4th Oct, OpenSuse 10.3 was released to the public. The fibre lines must have been glowing red from the immense demand, and during the peek they were up at around 14 gigabits per second. The average speed was around 12 gigabit per second. The mirror servers aren’t included, this was only the downloads from Novell.
OpenSUSE 10.3 includes KDE 3.5.7 with numerous improvements and usability enhancements like the new Kickoff start menu. Also provided is a complete KDE 4 preview environment for testing and experimentation. The recently-released GNOME 2.20 is also included, with SUSE usability improvements like the SLAB menu and the new international clock applet. A new GTK-based frontend for YaST is also available now in addition to the conventional KDE-based frontend.
Although Compiz has been available in previous versions, OpenSUSE 10.3 comes with the new and improved Compiz Fusion, which has many impressive new visual effects. Improvements for virtualization are present as well. The latest version of Xen 3.1 is included and support for kernel-level virtualization enhancements.
The package management system gained performance and stability improvements as well as new updater frontends for KDE and GNOME. A new 1-Click install system brings improved support for third-party repository management.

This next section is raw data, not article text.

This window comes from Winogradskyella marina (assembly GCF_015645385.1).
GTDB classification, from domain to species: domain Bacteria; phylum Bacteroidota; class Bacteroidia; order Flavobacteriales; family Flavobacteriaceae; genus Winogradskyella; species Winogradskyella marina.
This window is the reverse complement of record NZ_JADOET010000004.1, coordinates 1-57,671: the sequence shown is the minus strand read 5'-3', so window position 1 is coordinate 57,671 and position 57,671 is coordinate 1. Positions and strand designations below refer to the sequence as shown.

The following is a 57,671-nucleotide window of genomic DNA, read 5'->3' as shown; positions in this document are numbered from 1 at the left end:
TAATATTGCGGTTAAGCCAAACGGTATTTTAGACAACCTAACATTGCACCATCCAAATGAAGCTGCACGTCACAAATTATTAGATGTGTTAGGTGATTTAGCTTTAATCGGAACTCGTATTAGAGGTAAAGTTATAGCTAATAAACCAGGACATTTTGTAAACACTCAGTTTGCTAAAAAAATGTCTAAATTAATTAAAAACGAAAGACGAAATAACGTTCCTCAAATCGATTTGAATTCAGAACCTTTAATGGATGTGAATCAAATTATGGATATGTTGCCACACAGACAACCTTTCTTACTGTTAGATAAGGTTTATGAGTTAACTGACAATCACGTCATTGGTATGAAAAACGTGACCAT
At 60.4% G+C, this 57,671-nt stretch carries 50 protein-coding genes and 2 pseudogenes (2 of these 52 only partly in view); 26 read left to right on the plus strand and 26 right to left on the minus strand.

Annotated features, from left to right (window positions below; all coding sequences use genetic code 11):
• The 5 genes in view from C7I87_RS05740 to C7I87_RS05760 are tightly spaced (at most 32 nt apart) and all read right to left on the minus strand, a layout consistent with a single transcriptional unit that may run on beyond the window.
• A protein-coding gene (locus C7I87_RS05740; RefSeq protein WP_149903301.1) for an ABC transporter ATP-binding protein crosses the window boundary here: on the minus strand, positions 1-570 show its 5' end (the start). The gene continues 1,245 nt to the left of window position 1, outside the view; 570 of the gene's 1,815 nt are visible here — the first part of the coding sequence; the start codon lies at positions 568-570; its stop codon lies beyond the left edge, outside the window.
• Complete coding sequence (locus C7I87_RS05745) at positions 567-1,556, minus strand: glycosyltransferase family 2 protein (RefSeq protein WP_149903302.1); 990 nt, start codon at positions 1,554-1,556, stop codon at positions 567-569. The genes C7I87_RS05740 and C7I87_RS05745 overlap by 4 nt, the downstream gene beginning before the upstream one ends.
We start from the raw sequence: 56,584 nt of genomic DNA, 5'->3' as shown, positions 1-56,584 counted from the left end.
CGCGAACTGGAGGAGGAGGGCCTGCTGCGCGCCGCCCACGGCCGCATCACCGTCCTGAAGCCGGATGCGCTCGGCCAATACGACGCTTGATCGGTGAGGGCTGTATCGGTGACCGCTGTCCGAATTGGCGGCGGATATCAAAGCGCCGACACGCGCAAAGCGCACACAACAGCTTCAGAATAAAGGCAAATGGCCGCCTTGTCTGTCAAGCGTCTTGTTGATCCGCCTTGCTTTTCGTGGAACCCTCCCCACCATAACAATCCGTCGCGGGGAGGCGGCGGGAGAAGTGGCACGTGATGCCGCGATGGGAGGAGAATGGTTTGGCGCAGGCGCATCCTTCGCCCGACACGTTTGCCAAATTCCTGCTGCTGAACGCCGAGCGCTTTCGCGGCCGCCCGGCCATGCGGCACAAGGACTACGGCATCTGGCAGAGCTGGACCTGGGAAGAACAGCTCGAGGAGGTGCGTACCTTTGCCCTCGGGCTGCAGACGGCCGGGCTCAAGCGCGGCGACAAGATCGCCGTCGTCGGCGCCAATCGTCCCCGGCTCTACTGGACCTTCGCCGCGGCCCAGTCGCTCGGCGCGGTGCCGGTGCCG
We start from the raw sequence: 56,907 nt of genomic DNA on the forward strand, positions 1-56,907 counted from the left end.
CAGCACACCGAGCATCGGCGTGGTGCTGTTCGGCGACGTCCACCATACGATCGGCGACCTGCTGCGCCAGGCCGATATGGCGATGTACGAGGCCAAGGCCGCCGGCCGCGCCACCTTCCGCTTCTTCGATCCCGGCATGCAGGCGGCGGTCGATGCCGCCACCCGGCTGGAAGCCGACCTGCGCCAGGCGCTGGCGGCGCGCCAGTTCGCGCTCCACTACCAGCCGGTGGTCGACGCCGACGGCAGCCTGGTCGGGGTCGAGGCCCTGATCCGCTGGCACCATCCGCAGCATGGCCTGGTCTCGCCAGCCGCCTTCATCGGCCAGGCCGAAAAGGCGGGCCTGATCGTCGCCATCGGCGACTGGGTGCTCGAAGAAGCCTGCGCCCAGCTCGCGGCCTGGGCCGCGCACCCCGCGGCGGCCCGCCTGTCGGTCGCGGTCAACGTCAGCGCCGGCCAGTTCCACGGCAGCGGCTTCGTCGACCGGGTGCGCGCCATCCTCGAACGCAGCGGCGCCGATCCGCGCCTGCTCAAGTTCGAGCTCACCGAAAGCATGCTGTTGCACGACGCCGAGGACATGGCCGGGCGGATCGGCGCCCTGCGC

OpenSUSE 10.3 is currently available for download from the OpenSUSE website. CD and DVD images are provided for x86, x86-64, and PowerPC architectures.
I’ve long considered SUSE to be one of the best distributions for KDE users. The openSUSE community is delivering strong improvements that tangibly enhance the user experience. This new release includes some important new features that continue to make OpenSUSE a solid contender on the desktop. Additional information about new features in OpenSUSE 10.3 is available from the openSUSE News website.
Some of the screenshot of my desktop PC running OpenSuse 10.3 with Compiz Fusion visual effects ….